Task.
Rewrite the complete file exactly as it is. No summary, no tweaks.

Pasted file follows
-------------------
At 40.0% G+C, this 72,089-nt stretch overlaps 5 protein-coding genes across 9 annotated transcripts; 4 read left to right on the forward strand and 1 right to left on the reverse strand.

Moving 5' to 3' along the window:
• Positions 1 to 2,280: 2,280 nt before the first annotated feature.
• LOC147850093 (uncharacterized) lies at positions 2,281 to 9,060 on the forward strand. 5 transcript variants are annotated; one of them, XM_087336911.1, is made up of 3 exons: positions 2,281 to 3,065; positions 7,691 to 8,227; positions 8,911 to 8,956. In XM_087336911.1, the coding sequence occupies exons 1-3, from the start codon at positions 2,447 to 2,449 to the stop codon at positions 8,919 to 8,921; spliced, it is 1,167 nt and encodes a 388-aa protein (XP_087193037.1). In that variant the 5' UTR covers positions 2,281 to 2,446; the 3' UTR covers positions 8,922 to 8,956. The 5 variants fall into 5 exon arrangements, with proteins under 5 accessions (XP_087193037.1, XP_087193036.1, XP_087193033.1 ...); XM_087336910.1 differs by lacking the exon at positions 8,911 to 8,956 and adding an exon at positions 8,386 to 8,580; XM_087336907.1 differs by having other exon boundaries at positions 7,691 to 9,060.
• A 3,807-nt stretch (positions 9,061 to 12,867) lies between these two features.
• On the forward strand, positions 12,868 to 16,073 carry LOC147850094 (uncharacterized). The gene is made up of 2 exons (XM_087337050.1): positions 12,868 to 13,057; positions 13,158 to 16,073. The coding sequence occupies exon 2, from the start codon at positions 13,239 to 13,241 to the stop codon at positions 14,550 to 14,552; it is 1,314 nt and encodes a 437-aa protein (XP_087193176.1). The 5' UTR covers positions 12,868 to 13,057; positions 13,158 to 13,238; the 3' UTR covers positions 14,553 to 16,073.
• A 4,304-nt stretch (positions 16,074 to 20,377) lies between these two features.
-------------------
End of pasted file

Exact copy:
At 40.0% G+C, this 72,089-nt stretch overlaps 5 protein-coding genes across 9 annotated transcripts; 4 read left to right on the forward strand and 1 right to left on the reverse strand.

Moving 5' to 3' along the window:
• Positions 1 to 2,280: 2,280 nt before the first annotated feature.
• LOC147850093 (uncharacterized) lies at positions 2,281 to 9,060 on the forward strand. 5 transcript variants are annotated; one of them, XM_087336911.1, is made up of 3 exons: positions 2,281 to 3,065; positions 7,691 to 8,227; positions 8,911 to 8,956. In XM_087336911.1, the coding sequence occupies exons 1-3, from the start codon at positions 2,447 to 2,449 to the stop codon at positions 8,919 to 8,921; spliced, it is 1,167 nt and encodes a 388-aa protein (XP_087193037.1). In that variant the 5' UTR covers positions 2,281 to 2,446; the 3' UTR covers positions 8,922 to 8,956. The 5 variants fall into 5 exon arrangements, with proteins under 5 accessions (XP_087193037.1, XP_087193036.1, XP_087193033.1 ...); XM_087336910.1 differs by lacking the exon at positions 8,911 to 8,956 and adding an exon at positions 8,386 to 8,580; XM_087336907.1 differs by having other exon boundaries at positions 7,691 to 9,060.
• A 3,807-nt stretch (positions 9,061 to 12,867) lies between these two features.
• On the forward strand, positions 12,868 to 16,073 carry LOC147850094 (uncharacterized). The gene is made up of 2 exons (XM_087337050.1): positions 12,868 to 13,057; positions 13,158 to 16,073. The coding sequence occupies exon 2, from the start codon at positions 13,239 to 13,241 to the stop codon at positions 14,550 to 14,552; it is 1,314 nt and encodes a 437-aa protein (XP_087193176.1). The 5' UTR covers positions 12,868 to 13,057; positions 13,158 to 13,238; the 3' UTR covers positions 14,553 to 16,073.
• A 4,304-nt stretch (positions 16,074 to 20,377) lies between these two features.